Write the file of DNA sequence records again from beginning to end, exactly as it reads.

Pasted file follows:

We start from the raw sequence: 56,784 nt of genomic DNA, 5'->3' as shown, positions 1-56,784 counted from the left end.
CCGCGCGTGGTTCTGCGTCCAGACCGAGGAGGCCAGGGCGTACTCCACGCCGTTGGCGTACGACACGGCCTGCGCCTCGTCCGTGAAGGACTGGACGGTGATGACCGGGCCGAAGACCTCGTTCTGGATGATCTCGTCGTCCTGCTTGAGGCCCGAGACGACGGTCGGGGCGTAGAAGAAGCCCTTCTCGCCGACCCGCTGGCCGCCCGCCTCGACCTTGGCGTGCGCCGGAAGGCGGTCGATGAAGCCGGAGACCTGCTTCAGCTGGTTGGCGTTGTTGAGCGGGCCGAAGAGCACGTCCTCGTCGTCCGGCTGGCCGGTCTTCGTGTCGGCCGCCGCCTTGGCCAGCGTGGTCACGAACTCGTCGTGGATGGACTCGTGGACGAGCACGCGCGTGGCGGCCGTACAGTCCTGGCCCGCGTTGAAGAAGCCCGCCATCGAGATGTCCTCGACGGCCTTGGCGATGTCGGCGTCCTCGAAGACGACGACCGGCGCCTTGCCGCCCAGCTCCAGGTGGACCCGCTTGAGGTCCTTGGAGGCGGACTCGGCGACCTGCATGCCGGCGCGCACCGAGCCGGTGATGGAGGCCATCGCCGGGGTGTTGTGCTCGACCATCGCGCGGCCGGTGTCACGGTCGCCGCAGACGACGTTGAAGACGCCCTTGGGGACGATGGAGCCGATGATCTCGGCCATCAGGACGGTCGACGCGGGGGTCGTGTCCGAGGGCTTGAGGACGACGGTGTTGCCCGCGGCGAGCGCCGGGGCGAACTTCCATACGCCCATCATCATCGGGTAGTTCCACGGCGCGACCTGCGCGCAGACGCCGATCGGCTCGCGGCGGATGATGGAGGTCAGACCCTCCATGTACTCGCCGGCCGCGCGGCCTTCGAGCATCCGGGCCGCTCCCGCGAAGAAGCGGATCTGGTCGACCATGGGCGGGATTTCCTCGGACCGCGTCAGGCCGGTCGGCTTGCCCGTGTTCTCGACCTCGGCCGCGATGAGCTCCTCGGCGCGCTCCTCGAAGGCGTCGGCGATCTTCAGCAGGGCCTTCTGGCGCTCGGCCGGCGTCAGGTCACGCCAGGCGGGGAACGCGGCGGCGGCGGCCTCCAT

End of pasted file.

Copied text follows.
We start from the raw sequence: 56,784 nt of genomic DNA, 5'->3' as shown, positions 1-56,784 counted from the left end.
CCGCGCGTGGTTCTGCGTCCAGACCGAGGAGGCCAGGGCGTACTCCACGCCGTTGGCGTACGACACGGCCTGCGCCTCGTCCGTGAAGGACTGGACGGTGATGACCGGGCCGAAGACCTCGTTCTGGATGATCTCGTCGTCCTGCTTGAGGCCCGAGACGACGGTCGGGGCGTAGAAGAAGCCCTTCTCGCCGACCCGCTGGCCGCCCGCCTCGACCTTGGCGTGCGCCGGAAGGCGGTCGATGAAGCCGGAGACCTGCTTCAGCTGGTTGGCGTTGTTGAGCGGGCCGAAGAGCACGTCCTCGTCGTCCGGCTGGCCGGTCTTCGTGTCGGCCGCCGCCTTGGCCAGCGTGGTCACGAACTCGTCGTGGATGGACTCGTGGACGAGCACGCGCGTGGCGGCCGTACAGTCCTGGCCCGCGTTGAAGAAGCCCGCCATCGAGATGTCCTCGACGGCCTTGGCGATGTCGGCGTCCTCGAAGACGACGACCGGCGCCTTGCCGCCCAGCTCCAGGTGGACCCGCTTGAGGTCCTTGGAGGCGGACTCGGCGACCTGCATGCCGGCGCGCACCGAGCCGGTGATGGAGGCCATCGCCGGGGTGTTGTGCTCGACCATCGCGCGGCCGGTGTCACGGTCGCCGCAGACGACGTTGAAGACGCCCTTGGGGACGATGGAGCCGATGATCTCGGCCATCAGGACGGTCGACGCGGGGGTCGTGTCCGAGGGCTTGAGGACGACGGTGTTGCCCGCGGCGAGCGCCGGGGCGAACTTCCATACGCCCATCATCATCGGGTAGTTCCACGGCGCGACCTGCGCGCAGACGCCGATCGGCTCGCGGCGGATGATGGAGGTCAGACCCTCCATGTACTCGCCGGCCGCGCGGCCTTCGAGCATCCGGGCCGCTCCCGCGAAGAAGCGGATCTGGTCGACCATGGGCGGGATTTCCTCGGACCGCGTCAGGCCGGTCGGCTTGCCCGTGTTCTCGACCTCGGCCGCGATGAGCTCCTCGGCGCGCTCCTCGAAGGCGTCGGCGATCTTCAGCAGGGCCTTCTGGCGCTCGGCCGGCGTCAGGTCACGCCAGGCGGGGAACGCGGCGGCGGCGGCCTCCAT